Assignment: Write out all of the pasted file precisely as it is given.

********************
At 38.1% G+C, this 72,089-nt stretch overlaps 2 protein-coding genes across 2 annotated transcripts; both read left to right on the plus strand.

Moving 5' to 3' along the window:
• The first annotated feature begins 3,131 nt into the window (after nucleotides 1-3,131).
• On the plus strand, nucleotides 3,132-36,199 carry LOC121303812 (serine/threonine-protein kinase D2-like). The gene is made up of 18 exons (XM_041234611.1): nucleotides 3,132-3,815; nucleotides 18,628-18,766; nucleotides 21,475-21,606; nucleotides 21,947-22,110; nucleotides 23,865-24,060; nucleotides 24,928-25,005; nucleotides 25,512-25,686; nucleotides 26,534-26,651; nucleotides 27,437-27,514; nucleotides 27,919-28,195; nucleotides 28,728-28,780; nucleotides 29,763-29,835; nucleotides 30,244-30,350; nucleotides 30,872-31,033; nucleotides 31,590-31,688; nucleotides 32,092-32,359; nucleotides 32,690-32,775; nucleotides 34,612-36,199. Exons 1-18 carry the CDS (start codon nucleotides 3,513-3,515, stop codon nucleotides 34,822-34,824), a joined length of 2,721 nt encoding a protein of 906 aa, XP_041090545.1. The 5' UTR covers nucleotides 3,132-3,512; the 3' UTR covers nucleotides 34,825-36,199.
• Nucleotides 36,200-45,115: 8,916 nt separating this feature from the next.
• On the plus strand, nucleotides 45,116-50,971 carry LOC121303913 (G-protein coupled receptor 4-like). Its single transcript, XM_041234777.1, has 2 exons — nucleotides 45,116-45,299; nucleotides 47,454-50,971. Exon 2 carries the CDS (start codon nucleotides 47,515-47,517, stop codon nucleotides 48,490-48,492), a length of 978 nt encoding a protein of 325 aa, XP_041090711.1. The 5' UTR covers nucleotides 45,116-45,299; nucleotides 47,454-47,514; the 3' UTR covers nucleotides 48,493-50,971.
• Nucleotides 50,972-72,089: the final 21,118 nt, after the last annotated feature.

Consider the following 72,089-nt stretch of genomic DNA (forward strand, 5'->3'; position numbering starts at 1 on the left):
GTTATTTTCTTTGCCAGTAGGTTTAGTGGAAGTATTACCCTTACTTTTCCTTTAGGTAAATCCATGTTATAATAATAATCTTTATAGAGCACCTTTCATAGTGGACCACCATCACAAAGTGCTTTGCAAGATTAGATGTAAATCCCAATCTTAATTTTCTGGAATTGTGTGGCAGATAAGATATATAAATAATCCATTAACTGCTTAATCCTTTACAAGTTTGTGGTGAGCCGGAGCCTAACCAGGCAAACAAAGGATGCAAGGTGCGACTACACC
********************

At 38.1% G+C, this 72,089-nt stretch overlaps 2 protein-coding genes across 2 annotated transcripts; both read left to right on the plus strand.

Moving 5' to 3' along the window:
• The first annotated feature begins 3,131 nt into the window (after nucleotides 1-3,131).
• On the plus strand, nucleotides 3,132-36,199 carry LOC121303812 (serine/threonine-protein kinase D2-like). The gene is made up of 18 exons (XM_041234611.1): nucleotides 3,132-3,815; nucleotides 18,628-18,766; nucleotides 21,475-21,606; nucleotides 21,947-22,110; nucleotides 23,865-24,060; nucleotides 24,928-25,005; nucleotides 25,512-25,686; nucleotides 26,534-26,651; nucleotides 27,437-27,514; nucleotides 27,919-28,195; nucleotides 28,728-28,780; nucleotides 29,763-29,835; nucleotides 30,244-30,350; nucleotides 30,872-31,033; nucleotides 31,590-31,688; nucleotides 32,092-32,359; nucleotides 32,690-32,775; nucleotides 34,612-36,199. Exons 1-18 carry the CDS (start codon nucleotides 3,513-3,515, stop codon nucleotides 34,822-34,824), a joined length of 2,721 nt encoding a protein of 906 aa, XP_041090545.1. The 5' UTR covers nucleotides 3,132-3,512; the 3' UTR covers nucleotides 34,825-36,199.
• Nucleotides 36,200-45,115: 8,916 nt separating this feature from the next.
• On the plus strand, nucleotides 45,116-50,971 carry LOC121303913 (G-protein coupled receptor 4-like). Its single transcript, XM_041234777.1, has 2 exons — nucleotides 45,116-45,299; nucleotides 47,454-50,971. Exon 2 carries the CDS (start codon nucleotides 47,515-47,517, stop codon nucleotides 48,490-48,492), a length of 978 nt encoding a protein of 325 aa, XP_041090711.1. The 5' UTR covers nucleotides 45,116-45,299; nucleotides 47,454-47,514; the 3' UTR covers nucleotides 48,493-50,971.
• Nucleotides 50,972-72,089: the final 21,118 nt, after the last annotated feature.

Consider the following 72,089-nt stretch of genomic DNA (forward strand, 5'->3'; position numbering starts at 1 on the left):
GTTATTTTCTTTGCCAGTAGGTTTAGTGGAAGTATTACCCTTACTTTTCCTTTAGGTAAATCCATGTTATAATAATAATCTTTATAGAGCACCTTTCATAGTGGACCACCATCACAAAGTGCTTTGCAAGATTAGATGTAAATCCCAATCTTAATTTTCTGGAATTGTGTGGCAGATAAGATATATAAATAATCCATTAACTGCTTAATCCTTTACAAGTTTGTGGTGAGCCGGAGCCTAACCAGGCAAACAAAGGATGCAAGGTGCGACTACACC